## Loading required package: coda
## Loading required package: MASS
## ##
## ## Markov Chain Monte Carlo Package (MCMCpack)
## ## Copyright (C) 2003-2016 Andrew D. Martin, Kevin M. Quinn, and Jong Hee Park
## ##
## ## Support provided by the U.S. National Science Foundation
## ## (Grants SES-0350646 and SES-0350613)
## ##
library(dostats) <- function(x, ...){
  print(ascii(df, include.rownames = FALSE), type = 'rest')


The harvestr package is a new approach to simulation studies that facilitates parallel execution. It builds off the structures available in the plyr, foreach and rsprng packages. What harvestr brings to the picture is abstractions of the process of performing simulation.


The theme of harvestr is that of gardening, stemming from the idea that the pseudo-random numbers generated (RNG) in replicable simulation come from initial states called seeds. Figure 1 shows the basic process for harvestr.

(workflow.png)[The basic harvestr process]

The ideas are simple.

The effect is the results can be taken in any order and independently, and the final results are the same as if each analysis was taken from start to end with setting a single seed for each stream.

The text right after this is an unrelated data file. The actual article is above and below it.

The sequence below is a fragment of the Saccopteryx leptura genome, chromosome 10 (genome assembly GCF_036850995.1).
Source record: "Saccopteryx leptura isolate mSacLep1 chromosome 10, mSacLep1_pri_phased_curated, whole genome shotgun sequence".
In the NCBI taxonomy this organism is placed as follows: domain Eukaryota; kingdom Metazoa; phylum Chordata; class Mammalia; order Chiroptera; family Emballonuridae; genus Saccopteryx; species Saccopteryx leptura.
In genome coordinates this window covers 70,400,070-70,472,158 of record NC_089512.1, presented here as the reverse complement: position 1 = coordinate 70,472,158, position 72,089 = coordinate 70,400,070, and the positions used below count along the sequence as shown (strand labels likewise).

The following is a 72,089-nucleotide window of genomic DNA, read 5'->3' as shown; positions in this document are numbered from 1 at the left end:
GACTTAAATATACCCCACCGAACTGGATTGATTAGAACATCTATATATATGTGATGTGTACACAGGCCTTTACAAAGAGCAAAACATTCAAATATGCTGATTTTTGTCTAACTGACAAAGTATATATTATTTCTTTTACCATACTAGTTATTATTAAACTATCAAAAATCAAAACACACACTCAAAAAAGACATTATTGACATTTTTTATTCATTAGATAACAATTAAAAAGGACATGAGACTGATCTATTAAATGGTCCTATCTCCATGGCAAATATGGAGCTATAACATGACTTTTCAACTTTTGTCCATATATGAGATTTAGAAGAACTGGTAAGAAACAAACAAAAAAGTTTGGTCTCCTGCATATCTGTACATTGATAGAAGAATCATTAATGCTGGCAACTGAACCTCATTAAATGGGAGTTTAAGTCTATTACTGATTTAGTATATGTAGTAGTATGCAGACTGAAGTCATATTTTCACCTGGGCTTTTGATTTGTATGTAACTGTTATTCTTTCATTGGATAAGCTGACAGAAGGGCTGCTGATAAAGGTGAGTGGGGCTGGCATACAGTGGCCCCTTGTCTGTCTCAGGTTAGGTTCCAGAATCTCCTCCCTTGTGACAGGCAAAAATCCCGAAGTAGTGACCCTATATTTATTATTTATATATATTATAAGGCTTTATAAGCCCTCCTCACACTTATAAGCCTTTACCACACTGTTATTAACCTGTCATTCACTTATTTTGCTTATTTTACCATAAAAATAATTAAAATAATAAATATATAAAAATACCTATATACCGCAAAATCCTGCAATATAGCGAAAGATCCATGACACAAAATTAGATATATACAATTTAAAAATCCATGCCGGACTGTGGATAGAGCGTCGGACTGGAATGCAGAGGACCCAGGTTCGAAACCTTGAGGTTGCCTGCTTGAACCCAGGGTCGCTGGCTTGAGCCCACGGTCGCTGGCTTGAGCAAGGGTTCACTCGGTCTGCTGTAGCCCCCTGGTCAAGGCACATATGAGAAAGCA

Example 1 - Basic Example

Some learn best by example. Here I will show a simple example for the basic process. Here we will perform simple linear regression for 100 data sets. First off we gather the seeds. This step is separate to facilitate storing the seeds to be distributed along with research if necessary.

seeds <- gather(100, seed=12345)

Second, we generate the data.

datasets <- farm(seeds, {
  x <- rnorm(100)
  y <- rnorm(100, mean=x)

Then we analyze the data.

analyses <-  harvest(datasets, lm)

So what do we have in analyses? We have whatever lm returned. In this case we have a list of lm objects containg the results of a linear regression. Ussually we will want to do more to summarize the results.

coefs <- t(sapply(analyses, coef))
adply(coefs,2, dostats, mean, sd)
##            X1        mean        sd
## 1 (Intercept) 0.009484538 0.1030893
## 2           x 1.006747591 0.1007218

Example 2 - Stochastic Analysis

That is very nice, but rather simple as far ananalyses go. What might be more interesting is to perform an analysis with a stochastic component such as Markov Chain Monte Carlo.

posteriors <- harvest(datasets, MCMCregress, formula=y~x)
dataframes <- harvest(posteriors,
X.samples  <- harvest(dataframes, `[[`, "x")
densities  <- harvest(X.samples, density)
l_ply(densities, lines)